Setting Up a Fantasy Football League

Setting Up a Fantasy Football League (September 12, 2011)

SAN DIEGO - As the first week of the football season comes to a close, the fantasy season begins in earnest.

Over the past five years the popularity of the virtual game has exploded.

"The industry as a whole is growing at 10 percent per year so it's about as recession proof as it gets," said Brad Evans, a longtime Yahoo! fantasy sports writer.  "There's more and more people getting involved due to the explosion of broadband internet for everybody.  You're even seeing more women getting involved."

The Fantasy Sports Trade Association said membership has spiked 60 percent over the past four years.

Employment consultant firm, Challenger, Gray and Christmas conducted a study that estimated 21 million US workers play.

Their 2006 study on fantasy sports found that businesses could be losing $1.1 billion a week due to productivity loss.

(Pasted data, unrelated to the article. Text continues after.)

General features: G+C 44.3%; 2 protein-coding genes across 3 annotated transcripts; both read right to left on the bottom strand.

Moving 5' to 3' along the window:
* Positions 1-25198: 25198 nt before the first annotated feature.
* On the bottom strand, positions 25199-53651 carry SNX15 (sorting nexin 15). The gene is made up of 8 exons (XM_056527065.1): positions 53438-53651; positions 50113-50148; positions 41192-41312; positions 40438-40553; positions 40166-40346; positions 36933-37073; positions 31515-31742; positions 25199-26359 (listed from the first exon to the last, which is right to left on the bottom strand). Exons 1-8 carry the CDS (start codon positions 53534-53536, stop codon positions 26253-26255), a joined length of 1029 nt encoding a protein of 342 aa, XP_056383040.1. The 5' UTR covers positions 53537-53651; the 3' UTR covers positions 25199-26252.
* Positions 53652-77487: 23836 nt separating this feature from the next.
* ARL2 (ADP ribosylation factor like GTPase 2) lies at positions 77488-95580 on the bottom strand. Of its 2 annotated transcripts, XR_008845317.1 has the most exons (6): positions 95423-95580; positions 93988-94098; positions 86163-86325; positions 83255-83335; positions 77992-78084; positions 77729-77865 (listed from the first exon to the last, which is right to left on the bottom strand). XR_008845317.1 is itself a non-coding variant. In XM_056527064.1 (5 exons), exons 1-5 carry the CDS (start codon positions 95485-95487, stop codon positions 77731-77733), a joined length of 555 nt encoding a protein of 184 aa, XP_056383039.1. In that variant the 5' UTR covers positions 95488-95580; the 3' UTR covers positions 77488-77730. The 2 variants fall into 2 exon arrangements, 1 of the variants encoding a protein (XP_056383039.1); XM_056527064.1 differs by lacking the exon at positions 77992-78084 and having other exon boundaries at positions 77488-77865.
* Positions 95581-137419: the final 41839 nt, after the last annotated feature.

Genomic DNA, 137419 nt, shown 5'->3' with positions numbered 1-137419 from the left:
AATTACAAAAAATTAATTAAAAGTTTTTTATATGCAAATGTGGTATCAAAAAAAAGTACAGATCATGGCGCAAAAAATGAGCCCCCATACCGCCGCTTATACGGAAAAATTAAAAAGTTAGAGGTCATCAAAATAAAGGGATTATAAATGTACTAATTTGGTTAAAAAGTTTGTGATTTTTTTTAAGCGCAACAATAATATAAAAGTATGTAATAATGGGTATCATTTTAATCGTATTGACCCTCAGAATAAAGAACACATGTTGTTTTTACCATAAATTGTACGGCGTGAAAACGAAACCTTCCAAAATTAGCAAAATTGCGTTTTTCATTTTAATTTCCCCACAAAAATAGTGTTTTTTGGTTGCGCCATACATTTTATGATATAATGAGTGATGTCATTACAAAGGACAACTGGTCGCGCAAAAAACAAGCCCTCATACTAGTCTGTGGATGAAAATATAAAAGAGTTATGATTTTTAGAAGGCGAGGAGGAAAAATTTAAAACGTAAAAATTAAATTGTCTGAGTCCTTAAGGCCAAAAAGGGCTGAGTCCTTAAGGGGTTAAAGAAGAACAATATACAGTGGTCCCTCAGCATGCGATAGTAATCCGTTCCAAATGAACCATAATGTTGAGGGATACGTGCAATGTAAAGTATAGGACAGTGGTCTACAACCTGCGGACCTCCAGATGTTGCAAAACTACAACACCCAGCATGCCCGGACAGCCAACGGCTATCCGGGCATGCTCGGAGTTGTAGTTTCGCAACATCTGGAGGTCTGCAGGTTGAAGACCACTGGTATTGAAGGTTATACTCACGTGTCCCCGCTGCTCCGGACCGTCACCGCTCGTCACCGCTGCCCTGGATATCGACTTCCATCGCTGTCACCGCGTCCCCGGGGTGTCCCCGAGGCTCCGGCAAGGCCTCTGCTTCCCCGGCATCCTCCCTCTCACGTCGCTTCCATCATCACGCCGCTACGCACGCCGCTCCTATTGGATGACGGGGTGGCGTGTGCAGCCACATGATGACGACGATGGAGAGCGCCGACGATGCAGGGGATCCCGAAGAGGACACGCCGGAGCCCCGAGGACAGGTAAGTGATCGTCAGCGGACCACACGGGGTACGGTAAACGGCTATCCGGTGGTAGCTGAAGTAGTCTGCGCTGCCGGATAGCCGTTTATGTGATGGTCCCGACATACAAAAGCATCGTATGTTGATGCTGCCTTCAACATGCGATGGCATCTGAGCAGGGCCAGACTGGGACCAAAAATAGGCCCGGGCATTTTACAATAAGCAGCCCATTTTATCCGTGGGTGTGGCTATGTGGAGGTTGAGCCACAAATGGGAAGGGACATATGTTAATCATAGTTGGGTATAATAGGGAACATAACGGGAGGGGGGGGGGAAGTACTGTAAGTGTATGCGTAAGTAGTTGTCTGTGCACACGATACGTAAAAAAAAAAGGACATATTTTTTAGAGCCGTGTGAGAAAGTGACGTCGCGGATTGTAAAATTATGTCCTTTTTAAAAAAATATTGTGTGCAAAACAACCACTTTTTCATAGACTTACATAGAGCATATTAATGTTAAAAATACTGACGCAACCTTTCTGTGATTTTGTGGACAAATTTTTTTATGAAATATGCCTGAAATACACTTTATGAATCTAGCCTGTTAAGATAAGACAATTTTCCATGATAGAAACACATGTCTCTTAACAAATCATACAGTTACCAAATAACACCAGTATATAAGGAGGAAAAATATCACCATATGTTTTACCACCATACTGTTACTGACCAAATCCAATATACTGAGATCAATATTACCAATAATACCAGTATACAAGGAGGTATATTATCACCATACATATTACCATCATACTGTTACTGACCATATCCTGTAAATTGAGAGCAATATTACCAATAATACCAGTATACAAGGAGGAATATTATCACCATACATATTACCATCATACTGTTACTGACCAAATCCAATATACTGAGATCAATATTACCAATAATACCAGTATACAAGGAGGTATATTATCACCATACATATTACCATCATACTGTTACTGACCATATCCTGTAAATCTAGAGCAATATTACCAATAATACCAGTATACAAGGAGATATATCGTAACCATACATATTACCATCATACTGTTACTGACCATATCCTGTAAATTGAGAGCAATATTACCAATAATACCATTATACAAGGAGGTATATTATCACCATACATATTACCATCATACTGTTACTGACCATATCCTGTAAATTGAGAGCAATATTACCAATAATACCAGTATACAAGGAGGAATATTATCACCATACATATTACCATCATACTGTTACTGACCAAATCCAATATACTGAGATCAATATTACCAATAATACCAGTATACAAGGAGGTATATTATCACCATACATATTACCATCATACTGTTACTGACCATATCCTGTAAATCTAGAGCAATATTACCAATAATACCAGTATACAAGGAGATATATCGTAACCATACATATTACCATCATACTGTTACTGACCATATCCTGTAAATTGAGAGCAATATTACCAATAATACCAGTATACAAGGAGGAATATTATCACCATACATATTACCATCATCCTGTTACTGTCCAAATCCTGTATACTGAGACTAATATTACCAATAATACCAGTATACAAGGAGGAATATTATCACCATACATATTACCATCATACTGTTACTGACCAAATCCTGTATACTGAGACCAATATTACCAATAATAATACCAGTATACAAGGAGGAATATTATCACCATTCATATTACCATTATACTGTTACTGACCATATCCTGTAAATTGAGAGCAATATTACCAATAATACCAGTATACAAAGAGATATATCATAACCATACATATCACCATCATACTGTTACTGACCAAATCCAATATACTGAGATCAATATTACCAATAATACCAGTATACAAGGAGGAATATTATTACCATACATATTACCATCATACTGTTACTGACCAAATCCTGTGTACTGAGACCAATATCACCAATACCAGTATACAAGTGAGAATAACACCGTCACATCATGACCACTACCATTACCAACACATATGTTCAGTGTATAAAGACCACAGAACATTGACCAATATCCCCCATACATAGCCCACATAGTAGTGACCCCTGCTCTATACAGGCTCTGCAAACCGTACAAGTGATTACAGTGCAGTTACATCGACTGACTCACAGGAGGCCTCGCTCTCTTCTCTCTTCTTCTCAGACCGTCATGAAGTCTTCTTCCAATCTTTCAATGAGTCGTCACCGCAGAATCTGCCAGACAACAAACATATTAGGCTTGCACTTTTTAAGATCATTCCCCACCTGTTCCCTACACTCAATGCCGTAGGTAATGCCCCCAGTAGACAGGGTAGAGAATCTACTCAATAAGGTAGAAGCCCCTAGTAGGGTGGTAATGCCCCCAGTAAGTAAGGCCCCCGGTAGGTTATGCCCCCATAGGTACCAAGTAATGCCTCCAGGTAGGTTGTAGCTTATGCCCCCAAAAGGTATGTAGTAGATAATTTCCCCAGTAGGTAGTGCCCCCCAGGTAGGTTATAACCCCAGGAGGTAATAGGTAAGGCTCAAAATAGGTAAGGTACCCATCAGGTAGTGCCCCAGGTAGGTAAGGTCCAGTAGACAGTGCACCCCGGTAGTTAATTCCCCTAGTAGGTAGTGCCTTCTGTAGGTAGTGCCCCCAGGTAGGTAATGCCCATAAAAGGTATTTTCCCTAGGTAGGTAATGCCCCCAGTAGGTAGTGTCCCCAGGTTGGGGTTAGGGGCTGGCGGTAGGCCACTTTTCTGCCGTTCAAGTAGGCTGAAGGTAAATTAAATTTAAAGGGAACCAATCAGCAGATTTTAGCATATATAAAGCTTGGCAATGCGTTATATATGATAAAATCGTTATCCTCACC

Not only has fantasy itself become a multi-billion dollar business, it's also gotten into the political arena. 

According to thehill.com, the Fantasy Sports Trade Association hired a full-fledged, capitol-hill lobbyist just this past year.  The lobbyist is a first for the industry.

"Fantasy five years ago was part of the Dungeons and Dragons crowd," Evans said.  "We were cast as nerdy, geeky types but its part of pop culture."

A consensus top two fantasy pick this year, Houston Texans running back, Arian Foster, derided the virtual masses on his twitter account saying fantasy managers worried about his injured hamstring were "sick."